Balancing debt reduction and cashflow

6 Replies

We purchased a great property in 2012; due to appreciation and aggressively paying down the mortgage, we have some good equity in the property. This allows our monthly cash flow to increasing.

We are looking to purchase another property and are trying to consider all options for the down payment funds. We can borrow against my 401k and use some cash savings, OR do a cash out refi on one of out properties to help leverage us. We will likely do the BRRRR method and do the refi, but my question is how do you determine the right balance of debt reduction and cashflow?

@Mehgan Moore

I'd probably pull as much out as I could with still maintaining a solid $200/mo or so cashflow. Interest rates are fantastic right now so there's not really a better time. Then take all that cash and buy the next thing.

Are there any easy win type of improvements you can make to the property now right before you refi? Could any improvements raise the rent up any further?

You can keep doing BRRRR on your own houses over and over. After the tenant leaves, remodel, add value, find a tenant at a higher price and refi even more cash out.

@Geordy Rostad

Yes the BRRRR method makes sense as far as leverage but I hate to tap into all the equity as again, the more we have the better the cash flow. I understand that having more equity in a given property may not provide the best ROI but looking long term we want our properties paid off. Then we can act as a bank as far as using the given equity for other investments and/or providing Hard Money to other investors. I guess the balance is really case by case.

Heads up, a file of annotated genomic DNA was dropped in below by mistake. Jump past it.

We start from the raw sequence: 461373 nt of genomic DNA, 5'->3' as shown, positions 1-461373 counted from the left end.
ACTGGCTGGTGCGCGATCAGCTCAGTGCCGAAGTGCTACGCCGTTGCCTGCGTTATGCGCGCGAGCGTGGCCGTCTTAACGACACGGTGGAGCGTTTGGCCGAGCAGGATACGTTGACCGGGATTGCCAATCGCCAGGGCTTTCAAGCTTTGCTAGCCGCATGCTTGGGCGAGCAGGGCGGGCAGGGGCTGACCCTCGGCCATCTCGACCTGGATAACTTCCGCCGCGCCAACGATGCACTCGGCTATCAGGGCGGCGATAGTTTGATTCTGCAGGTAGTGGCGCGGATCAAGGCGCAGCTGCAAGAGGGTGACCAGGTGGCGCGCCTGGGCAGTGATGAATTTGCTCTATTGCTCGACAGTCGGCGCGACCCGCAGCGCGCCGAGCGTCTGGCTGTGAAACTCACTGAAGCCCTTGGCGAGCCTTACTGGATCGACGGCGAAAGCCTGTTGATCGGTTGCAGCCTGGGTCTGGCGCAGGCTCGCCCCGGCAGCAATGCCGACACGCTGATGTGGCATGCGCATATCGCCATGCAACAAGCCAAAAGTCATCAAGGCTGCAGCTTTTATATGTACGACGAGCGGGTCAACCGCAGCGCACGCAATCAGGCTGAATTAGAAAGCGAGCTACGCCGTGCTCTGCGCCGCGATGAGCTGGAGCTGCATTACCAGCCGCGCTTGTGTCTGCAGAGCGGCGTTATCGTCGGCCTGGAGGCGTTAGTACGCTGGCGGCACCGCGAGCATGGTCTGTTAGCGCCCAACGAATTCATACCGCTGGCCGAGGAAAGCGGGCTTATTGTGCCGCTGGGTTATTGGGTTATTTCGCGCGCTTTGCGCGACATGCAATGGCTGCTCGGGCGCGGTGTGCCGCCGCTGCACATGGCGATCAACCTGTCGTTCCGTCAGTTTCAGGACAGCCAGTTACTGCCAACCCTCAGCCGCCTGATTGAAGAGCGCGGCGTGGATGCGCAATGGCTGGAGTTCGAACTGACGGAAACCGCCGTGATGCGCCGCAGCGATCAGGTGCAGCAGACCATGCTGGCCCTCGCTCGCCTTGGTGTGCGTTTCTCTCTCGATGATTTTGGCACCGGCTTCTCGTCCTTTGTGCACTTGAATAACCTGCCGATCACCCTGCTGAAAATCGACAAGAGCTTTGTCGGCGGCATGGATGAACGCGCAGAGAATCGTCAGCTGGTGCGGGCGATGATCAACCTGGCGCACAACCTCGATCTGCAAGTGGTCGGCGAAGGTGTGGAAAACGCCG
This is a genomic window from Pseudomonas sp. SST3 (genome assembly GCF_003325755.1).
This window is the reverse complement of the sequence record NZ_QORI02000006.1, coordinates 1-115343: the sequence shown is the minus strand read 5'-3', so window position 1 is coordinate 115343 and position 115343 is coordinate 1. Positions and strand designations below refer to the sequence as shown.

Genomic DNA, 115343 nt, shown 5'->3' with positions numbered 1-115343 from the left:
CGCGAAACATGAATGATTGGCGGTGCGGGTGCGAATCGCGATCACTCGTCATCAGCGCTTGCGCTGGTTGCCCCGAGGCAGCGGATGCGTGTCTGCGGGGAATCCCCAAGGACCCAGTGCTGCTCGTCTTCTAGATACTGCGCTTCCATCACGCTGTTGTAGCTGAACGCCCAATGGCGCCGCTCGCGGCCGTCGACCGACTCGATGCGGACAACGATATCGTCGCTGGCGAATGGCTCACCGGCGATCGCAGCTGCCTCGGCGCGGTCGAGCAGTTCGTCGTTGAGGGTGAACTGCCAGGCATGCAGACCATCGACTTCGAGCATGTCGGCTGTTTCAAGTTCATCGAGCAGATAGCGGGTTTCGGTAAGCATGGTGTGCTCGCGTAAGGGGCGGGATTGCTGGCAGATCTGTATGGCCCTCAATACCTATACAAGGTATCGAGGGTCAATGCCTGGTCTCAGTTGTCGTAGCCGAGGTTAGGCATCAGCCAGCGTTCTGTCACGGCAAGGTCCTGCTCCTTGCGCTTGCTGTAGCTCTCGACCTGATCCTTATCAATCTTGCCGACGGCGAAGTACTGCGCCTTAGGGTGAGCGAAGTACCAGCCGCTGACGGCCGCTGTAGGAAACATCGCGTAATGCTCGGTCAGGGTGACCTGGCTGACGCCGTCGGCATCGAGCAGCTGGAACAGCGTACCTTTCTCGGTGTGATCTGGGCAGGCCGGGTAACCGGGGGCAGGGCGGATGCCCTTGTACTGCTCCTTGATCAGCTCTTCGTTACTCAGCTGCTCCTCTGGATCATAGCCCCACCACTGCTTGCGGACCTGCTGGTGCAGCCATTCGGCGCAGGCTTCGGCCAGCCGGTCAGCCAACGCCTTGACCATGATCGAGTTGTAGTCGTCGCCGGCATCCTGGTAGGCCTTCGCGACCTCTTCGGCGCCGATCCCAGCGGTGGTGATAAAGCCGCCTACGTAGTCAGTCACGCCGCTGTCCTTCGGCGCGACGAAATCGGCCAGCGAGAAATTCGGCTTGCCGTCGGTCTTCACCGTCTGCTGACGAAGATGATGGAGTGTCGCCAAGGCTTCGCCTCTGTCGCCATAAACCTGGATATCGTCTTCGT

Paying down the debt will give you a higher cash flow and equity in the home.  Try looking at it another way.  If you take a few steps back with one property in terms of how much you owe and use that to buy another property, you will get ahead faster in the long run.  So borrowing $50K from one place to buy a second, means your rental income has doubled.  Once they are both paid off, you have two homes free and clear.

@Mehgan Moore

Also, from one perspective, paid off properties carry a higher risk than one with a large mortgage on it. If a tenant decides to sue you for some reason, one of the first things their lawyer will do is look up your house and see how much debt is owed on it. If you own the house free and clear, the lawyer sees a nice juicy target.

How does paying down the debt give anyone better cash-flow..? 

If the expenses (assuming fixed 30 yr) and rent stay consist it doesn't make sense to me.

Updated over 2 years ago

Equity is trapped in the property unless you sell or HELOC.